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A Student’s Guide to Academic Writing assists college and university students as they learn to write an academic essay in a new writing environment. Placing an emphasis on decision making and problem solving, the authors teach students to identify the writing purpose, the audience, and the decisions they need to make to both fulfill the writing purpose and satisfy the intended audience. This unique approach empowers students by teaching them the skills necessary to make effective decisions about their own writing and thus become more effective writers.
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Michael O’Brien Moran has been teaching at the University of Manitoba since 1987. He has taught literature, composition, and transition year programs, and for the past four years has conducted research into both the strategies writers use to organize text and the strategies novice writers use in unfamiliar writing situations. In addition, with Karen Soiferman, he has undertaken a number of research projects to investigate the ways in which first-year college and university students approach writing assignments.
Karen Soiferman teaches in the Faculty of Education at both the University of Manitoba and the University of Winnipeg. Her background is in Language and Literacy Education, particularly the ways in which first-year students learn to write an academic essay. During the research for her PhD, she gathered students’ perceptions of their high school writing environment and compared them to the same students’ perceptions of the university writing environment. She and her colleague Michael O’Brien Moran have also completed numerous studies on first-year writing in an effort to discover why students experience difficulty in learning to write an academic essay. As a writing instructor teaching first-year students, Karen is interested in taking the prior knowledge that students bring with them and using it as the foundation on which to build a program for writing instruction.Review:
“A Student’s Guide to Academic Writing invites students to be accountable for the decisions they make in the writing process from conception to revision by teaching students practical strategies for anticipating and assessing the consequences of their decisions.”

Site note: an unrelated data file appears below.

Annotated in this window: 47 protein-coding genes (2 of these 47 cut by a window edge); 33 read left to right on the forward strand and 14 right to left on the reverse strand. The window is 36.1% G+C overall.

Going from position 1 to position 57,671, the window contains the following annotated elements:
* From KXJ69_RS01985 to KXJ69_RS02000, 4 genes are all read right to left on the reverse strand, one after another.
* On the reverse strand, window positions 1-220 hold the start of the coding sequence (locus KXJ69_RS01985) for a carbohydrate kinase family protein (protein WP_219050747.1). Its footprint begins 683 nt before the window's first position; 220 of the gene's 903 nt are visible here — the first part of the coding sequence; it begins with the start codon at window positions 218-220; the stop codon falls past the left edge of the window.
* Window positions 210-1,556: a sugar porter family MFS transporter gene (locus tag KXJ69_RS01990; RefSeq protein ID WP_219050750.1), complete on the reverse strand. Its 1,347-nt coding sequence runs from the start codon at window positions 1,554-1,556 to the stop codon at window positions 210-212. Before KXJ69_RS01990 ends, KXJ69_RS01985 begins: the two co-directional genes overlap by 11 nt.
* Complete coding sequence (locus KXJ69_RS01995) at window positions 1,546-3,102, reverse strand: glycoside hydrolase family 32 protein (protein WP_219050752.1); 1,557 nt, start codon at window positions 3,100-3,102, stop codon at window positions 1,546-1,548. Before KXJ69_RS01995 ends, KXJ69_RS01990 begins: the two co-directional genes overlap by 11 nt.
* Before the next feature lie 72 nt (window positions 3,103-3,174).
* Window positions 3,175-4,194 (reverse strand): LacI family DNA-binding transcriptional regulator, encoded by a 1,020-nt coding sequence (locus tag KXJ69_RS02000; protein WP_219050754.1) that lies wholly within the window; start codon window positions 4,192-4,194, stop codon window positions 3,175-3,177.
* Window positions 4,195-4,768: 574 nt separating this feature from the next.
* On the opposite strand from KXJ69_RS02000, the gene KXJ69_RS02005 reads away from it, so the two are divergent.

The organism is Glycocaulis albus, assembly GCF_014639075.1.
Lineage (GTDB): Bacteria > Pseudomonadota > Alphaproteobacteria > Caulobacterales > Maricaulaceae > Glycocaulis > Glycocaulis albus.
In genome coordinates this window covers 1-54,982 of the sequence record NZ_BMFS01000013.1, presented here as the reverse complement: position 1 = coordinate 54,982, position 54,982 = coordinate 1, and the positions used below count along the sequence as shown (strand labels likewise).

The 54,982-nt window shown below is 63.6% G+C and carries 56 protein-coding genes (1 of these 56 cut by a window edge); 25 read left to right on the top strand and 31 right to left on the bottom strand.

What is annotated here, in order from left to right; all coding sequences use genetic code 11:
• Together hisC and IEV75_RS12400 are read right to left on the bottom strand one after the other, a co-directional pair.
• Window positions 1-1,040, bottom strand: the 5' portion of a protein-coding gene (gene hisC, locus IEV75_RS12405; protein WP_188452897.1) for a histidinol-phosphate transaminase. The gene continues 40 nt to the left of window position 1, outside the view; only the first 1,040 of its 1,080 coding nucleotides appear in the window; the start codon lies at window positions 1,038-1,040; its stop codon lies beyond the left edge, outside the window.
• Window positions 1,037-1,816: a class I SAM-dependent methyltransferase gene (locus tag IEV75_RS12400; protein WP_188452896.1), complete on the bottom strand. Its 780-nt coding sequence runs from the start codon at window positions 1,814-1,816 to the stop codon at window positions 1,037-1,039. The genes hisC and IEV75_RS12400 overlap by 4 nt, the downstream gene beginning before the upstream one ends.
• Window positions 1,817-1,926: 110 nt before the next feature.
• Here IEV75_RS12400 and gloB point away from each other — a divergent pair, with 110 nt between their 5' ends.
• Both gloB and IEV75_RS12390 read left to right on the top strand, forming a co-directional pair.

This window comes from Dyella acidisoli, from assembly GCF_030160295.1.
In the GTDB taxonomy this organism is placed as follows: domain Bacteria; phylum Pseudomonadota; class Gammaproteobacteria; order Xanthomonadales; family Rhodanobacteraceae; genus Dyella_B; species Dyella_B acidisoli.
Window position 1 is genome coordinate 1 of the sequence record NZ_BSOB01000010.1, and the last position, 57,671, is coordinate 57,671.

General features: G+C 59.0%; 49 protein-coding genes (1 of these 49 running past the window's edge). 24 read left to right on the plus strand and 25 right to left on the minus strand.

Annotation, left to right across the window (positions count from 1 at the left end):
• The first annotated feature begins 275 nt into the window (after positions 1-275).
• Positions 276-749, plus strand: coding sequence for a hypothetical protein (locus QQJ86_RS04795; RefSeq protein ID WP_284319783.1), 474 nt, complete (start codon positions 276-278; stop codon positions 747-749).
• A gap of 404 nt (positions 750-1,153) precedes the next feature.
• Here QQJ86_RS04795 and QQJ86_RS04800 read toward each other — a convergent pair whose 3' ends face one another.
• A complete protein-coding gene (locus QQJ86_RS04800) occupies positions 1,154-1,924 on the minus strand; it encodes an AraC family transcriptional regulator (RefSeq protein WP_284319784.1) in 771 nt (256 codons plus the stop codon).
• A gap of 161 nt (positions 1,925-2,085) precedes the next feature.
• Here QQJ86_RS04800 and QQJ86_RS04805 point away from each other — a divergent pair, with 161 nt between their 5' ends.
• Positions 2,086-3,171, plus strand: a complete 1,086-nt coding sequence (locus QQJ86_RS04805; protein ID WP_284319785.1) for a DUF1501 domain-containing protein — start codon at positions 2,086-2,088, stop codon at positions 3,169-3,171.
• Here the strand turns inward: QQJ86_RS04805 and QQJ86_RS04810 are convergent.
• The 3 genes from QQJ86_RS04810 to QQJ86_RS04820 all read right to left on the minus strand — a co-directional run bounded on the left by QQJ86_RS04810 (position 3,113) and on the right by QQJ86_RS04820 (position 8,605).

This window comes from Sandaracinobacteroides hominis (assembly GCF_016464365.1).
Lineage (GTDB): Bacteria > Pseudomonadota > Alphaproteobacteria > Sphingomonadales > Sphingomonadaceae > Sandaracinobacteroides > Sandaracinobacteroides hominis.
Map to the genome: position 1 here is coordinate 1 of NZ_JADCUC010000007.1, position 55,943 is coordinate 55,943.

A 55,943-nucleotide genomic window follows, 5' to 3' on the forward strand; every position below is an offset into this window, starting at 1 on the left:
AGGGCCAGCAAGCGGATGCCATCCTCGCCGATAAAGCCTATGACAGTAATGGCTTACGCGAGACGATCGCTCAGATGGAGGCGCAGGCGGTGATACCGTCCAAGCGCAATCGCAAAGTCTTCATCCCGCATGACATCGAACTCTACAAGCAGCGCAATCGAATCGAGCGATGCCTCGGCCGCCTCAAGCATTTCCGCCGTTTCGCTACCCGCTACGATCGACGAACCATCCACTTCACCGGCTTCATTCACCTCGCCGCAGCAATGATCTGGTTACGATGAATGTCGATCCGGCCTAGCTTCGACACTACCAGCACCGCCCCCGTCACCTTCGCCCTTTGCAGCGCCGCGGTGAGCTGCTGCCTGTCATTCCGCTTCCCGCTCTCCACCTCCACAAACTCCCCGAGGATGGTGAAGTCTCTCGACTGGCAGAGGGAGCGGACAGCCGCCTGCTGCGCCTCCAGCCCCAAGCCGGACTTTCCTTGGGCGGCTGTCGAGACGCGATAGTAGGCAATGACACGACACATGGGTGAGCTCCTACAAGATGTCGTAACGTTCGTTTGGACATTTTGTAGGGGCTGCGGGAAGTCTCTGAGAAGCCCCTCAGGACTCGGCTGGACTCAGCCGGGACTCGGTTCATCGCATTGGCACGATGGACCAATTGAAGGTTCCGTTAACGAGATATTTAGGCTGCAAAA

--Steve Bennett, University of Waterloo
“A Student’s Guide to Academic Writing offers the perfect balance between the need for an innovative conceptual and analytical pedagogical approach to the teaching and learning of writing and research and the necessity of delivering this content in a thoughtful, engaging, and practical manner....[It] is a well-organized, inquiry-based, developmental handbook that focuses on helping students develop their ideas, writing and researching skills in order to produce effective argumentative essays.”
--Kent Walker, Brock University
“The reflective questions are excellent; these will be very useful for students in developing meta-cognition and awareness of writing as a process.”
--Joanne Valin, Nipissing University
“I like this feature [Peer Review exercises] very much—nice hands-on application tool. I would assign as in-class and take-home exercises.”
--Aurelea Mahood, Capilano University
“It is appropriate for first year students who are being asked to write in an academic voice for the first time. It is very thorough in demystifying some of the expectations of academic writing.”
“It has a sophisticated view of the writing process in terms of decision making, and is good showing the differences between how novice writers think and write compared to more experienced writers.”
“The authors have worked at key moments to unbutton the formal and often dense academic-ese of the style and subject matter by, respectively, using verb contractions and a bit of a chatty style, and drawing useful analogies to familiar life situations to explain conceptual points.”
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